Or, more precisely, it works for legitimate businesses. The guys from India trying to sell you crap and the scammers after your credit card number don't care what list you're on.
Get an answering machine, and then dial a non-working number. Record the "beep-boop-beep" tones at the start of the intercept message. Put this tone at the start of your answering machine message. Their autodiallers may be programmed to detect this sequence of tones and automatically remove you (presumed to be non-working) number from their database.
I've tried the above, and it does seem to result in a reduction of junk calls. Don't know if you have the same system in Oz, but worth a try if you do...
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We recently signed on for "Call Display" service. It is wonderful - if the number is an "Unknown Number", we let the answering machine take it - 99% don't bother to leave a message.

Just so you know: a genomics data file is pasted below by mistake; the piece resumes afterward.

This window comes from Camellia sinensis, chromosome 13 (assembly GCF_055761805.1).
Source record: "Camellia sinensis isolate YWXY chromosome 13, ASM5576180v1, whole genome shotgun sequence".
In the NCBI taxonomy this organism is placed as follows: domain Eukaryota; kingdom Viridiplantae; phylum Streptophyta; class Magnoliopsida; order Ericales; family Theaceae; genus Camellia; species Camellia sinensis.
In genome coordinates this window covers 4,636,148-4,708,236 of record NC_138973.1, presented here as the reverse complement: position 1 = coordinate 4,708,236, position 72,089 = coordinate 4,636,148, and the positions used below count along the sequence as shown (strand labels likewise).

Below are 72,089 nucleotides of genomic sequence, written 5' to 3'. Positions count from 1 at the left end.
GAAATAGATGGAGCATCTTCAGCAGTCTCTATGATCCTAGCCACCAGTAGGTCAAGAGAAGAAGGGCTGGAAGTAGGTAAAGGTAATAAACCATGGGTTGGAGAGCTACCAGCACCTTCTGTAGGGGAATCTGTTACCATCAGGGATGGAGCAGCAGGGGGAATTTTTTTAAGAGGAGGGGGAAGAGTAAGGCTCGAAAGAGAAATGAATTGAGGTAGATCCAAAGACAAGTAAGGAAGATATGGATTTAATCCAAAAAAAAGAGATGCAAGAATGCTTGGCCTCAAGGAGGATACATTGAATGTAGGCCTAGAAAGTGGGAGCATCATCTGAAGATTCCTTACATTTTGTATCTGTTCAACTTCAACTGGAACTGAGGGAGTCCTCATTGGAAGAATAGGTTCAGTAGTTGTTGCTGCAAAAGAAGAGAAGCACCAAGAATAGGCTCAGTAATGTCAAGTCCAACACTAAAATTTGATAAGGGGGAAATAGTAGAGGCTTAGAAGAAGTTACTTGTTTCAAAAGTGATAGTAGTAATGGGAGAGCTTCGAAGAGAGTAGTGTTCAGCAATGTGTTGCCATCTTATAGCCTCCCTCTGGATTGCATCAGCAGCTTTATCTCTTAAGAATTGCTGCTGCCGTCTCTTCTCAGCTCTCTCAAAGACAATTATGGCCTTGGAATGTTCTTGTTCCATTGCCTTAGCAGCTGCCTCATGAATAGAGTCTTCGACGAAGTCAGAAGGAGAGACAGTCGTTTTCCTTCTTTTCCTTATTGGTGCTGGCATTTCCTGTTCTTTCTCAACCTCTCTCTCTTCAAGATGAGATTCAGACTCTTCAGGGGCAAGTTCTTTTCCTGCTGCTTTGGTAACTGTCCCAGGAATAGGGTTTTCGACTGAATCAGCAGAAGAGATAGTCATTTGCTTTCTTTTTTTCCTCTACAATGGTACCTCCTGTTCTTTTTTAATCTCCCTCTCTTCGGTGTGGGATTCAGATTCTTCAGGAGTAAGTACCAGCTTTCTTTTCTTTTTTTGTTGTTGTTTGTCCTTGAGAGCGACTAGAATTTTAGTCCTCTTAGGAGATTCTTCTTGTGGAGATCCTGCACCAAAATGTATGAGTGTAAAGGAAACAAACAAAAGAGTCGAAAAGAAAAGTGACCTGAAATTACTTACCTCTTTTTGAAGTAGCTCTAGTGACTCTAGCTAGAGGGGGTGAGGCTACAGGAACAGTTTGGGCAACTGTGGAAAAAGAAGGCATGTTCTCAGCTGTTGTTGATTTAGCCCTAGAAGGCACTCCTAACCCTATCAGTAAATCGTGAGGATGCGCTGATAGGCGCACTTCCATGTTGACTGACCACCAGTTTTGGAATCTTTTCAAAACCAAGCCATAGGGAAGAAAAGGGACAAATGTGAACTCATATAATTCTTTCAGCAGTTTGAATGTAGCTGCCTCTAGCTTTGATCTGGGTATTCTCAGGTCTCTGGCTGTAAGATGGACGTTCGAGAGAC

EDIT: And on the subject of the thread ...
I recently saw a box on display in a camera store that at least purportedly contained a new lens I might be interested in. I wanted to see it "in the flesh", but they declined to open the box for me unless I was willing to state that I was actually in the market to buy one.
I don't know if that store had a policy to automatically give a discount if a lens had previously been used for "display" purposes.
The lens in question wasn't a particularly rare one.
Last edited by MattKing; 12-01-2011 at 01:55 PM. Click to view previous post history.